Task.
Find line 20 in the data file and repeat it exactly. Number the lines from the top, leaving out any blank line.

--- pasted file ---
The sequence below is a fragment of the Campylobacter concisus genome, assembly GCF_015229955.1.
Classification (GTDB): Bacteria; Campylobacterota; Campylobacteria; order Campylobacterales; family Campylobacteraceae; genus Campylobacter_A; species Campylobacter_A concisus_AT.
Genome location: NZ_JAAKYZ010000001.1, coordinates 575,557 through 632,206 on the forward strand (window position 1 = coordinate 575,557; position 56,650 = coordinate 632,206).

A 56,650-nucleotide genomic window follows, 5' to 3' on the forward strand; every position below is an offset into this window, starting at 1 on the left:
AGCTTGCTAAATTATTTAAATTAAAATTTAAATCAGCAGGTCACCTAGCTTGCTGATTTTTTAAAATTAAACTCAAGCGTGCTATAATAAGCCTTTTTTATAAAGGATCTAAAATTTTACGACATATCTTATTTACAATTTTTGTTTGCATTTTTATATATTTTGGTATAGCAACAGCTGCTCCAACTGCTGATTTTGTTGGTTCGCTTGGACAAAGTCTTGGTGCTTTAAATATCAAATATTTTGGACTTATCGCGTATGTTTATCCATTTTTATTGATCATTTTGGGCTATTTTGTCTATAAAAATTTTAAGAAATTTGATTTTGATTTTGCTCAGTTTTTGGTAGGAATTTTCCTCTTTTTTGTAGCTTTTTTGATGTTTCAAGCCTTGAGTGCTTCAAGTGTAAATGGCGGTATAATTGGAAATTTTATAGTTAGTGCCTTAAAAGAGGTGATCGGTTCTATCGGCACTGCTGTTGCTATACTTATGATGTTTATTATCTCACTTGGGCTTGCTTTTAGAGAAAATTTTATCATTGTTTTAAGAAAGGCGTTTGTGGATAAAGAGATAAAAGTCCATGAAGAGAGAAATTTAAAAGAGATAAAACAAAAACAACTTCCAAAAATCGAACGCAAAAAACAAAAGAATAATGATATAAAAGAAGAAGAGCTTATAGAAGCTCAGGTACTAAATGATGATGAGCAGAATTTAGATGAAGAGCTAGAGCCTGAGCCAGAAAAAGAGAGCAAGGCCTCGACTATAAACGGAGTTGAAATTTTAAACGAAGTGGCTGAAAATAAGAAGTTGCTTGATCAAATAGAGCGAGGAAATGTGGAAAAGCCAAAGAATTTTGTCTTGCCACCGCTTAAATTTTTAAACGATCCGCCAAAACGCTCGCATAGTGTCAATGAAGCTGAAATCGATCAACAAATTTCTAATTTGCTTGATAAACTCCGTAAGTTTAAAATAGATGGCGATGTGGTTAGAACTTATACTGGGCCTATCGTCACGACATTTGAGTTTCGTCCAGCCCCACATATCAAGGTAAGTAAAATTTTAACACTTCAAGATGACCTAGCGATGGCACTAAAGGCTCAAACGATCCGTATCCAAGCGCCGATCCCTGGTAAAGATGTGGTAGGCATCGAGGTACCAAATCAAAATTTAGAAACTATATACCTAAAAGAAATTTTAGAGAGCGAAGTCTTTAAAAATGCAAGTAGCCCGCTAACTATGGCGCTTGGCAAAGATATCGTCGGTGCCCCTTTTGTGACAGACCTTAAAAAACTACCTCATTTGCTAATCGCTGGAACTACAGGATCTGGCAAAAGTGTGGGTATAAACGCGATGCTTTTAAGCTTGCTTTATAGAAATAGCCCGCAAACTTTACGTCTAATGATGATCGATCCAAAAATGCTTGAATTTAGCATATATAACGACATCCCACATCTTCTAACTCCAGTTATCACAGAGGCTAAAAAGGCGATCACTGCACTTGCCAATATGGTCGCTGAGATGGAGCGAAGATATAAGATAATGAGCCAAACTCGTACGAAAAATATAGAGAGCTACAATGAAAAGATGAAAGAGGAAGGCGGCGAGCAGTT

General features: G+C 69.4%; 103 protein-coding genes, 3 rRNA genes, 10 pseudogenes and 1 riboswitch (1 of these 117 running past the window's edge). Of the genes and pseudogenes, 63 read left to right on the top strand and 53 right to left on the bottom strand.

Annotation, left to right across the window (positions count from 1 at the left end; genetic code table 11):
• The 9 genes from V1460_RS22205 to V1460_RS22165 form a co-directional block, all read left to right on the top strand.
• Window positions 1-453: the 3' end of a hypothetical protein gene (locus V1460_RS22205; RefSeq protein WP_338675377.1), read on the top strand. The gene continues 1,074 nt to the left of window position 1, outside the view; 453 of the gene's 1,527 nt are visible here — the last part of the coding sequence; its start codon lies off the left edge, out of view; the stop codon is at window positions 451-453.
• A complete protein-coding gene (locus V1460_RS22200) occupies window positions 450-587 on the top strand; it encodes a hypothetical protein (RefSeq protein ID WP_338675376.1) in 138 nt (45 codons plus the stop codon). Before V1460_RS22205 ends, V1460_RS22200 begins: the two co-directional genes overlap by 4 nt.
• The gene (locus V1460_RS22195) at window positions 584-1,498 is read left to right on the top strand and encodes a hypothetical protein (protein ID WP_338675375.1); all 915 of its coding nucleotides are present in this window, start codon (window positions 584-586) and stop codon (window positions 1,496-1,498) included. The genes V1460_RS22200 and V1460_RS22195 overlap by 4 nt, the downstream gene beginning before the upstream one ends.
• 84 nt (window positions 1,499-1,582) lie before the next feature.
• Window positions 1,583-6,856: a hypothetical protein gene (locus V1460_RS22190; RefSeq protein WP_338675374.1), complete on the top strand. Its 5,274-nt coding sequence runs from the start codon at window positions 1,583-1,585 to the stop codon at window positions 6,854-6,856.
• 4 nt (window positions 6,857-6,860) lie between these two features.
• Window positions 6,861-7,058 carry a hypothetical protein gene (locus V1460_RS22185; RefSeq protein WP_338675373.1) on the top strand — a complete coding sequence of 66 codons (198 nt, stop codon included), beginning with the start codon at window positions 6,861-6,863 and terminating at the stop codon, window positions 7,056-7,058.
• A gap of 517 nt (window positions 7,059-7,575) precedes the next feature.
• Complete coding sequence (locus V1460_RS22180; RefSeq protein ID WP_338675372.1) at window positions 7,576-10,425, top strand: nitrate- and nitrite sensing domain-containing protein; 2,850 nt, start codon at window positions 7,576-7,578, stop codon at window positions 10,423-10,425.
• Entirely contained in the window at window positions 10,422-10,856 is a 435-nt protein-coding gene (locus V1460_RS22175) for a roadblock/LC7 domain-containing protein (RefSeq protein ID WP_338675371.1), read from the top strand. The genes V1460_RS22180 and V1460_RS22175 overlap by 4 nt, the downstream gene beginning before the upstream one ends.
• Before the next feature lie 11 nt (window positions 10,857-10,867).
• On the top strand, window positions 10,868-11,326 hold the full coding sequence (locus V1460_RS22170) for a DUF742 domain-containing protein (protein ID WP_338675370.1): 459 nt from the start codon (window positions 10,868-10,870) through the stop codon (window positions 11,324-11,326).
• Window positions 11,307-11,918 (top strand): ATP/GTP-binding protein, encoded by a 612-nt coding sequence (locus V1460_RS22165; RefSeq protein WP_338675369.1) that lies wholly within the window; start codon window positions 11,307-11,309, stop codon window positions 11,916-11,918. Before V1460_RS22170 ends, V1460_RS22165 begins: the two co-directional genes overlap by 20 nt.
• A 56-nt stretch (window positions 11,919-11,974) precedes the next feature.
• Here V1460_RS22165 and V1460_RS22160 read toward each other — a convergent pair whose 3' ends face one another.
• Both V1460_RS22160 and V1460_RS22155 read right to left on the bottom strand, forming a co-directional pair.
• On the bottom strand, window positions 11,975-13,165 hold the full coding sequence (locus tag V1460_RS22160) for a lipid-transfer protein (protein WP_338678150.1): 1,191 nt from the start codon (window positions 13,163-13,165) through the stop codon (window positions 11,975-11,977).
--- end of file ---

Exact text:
• On the top strand, window positions 10,868-11,326 hold the full coding sequence (locus V1460_RS22170) for a DUF742 domain-containing protein (protein ID WP_338675370.1): 459 nt from the start codon (window positions 10,868-10,870) through the stop codon (window positions 11,324-11,326).